I was tempted to say something really borderline like, “Business booming?” but managed, uncharacteristically, to restrain myself. And then we landed, and he was up, with every single other person in the plane, jostling in the aisle, ferreting around in the overhead bins. He shouldered an immense rucksack and then proceeded to almost break the nose of the man crowding the aisle behind him. The lethal backpacker ninety-degree turn. You see it on the bus at Bondi all the time.
The cabin door finally opened, and the passengers oozed forward as if they were glued together. I was the only one still seated. I felt as if I’d swallowed a stone that was pinning me to my spot.
“Dr. Heath?” The flight attendant was hovering in the emptied aisle.
I was about to say, “No, that’s my mother,” when I realized she meant me. In Australia only prats flaunt their PhDs. I certainly hadn’t checked in as anything other than Ms.
“Your United Nations escort is waiting on the tarmac.” That explained it. I’d already noticed, in the run-up to accepting this gig, that the UN liked to give everyone the fl ashiest possible handle.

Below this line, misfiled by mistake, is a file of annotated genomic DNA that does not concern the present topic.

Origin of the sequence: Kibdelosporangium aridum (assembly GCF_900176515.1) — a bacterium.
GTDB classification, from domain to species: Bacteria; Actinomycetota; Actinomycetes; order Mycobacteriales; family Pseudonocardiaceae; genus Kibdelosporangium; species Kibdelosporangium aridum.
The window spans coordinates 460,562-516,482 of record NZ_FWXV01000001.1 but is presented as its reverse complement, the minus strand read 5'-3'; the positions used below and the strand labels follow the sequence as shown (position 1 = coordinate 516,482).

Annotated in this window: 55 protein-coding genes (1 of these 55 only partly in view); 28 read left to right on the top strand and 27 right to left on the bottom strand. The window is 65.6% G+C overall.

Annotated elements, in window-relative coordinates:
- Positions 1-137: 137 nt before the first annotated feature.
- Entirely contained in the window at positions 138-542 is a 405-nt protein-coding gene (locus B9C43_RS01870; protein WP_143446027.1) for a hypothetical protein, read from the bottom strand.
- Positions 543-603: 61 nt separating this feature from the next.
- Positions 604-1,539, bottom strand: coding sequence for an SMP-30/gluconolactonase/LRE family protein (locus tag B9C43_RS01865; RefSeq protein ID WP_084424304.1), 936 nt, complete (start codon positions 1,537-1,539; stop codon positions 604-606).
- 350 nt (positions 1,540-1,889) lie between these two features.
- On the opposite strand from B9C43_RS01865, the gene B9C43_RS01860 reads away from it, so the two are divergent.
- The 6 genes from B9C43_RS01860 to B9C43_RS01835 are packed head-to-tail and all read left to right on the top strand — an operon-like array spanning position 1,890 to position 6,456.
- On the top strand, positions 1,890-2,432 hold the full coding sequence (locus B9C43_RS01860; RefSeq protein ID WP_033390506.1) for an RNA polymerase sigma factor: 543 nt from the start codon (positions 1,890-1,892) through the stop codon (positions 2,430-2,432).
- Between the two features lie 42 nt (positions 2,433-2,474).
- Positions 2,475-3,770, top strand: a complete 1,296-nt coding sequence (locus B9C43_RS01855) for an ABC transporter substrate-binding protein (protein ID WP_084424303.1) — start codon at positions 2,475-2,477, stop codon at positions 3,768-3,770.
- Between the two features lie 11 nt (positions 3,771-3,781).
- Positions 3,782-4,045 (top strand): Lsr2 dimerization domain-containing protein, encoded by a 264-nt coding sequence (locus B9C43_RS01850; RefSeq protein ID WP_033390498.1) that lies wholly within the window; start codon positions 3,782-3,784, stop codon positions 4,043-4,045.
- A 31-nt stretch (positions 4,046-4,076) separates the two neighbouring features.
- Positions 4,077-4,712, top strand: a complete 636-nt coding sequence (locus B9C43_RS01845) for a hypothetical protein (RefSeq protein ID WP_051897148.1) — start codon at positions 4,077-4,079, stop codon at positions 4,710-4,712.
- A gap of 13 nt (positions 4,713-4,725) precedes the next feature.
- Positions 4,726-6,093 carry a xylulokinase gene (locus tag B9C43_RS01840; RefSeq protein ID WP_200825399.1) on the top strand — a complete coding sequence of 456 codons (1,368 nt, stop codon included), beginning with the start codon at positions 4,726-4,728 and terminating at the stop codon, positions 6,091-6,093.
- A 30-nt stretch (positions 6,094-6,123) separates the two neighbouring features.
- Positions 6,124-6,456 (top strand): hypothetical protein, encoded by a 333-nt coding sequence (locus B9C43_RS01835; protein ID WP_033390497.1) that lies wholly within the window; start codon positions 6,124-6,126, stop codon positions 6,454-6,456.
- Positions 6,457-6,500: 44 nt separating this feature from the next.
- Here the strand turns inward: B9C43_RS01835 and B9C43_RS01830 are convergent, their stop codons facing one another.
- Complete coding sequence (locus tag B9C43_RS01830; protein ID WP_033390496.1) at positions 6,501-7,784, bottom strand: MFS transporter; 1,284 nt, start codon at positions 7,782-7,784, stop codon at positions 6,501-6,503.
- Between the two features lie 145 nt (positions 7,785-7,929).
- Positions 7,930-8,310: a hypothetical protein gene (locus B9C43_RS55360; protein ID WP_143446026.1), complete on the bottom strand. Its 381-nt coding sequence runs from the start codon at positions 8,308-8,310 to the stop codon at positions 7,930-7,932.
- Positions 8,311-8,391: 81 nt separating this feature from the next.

“Escort?” I repeated stupidly. “Tarmac?” They’d said I’d be met, but I thought that meant a bored taxi driver holding a sign with my name misspelled. The flight attendant gave me one of those big, perfect, German smiles. She leaned across me and flung up the drawn shade. I looked out. Three huge, amor-plated, tinted-window vans, the kind they drive the American president around in, stood idling by the plane’s wingtip. What should have been a reassuring sight only made the stone in my gut a ton heavier. Beyond them, in long grass posted with mine-warning signs in various languages, I could see the rusting hulk of a huge cargo plane that must have missed the runway during some earlier unpleasantness. I looked back at Fräulein Smiley-Face.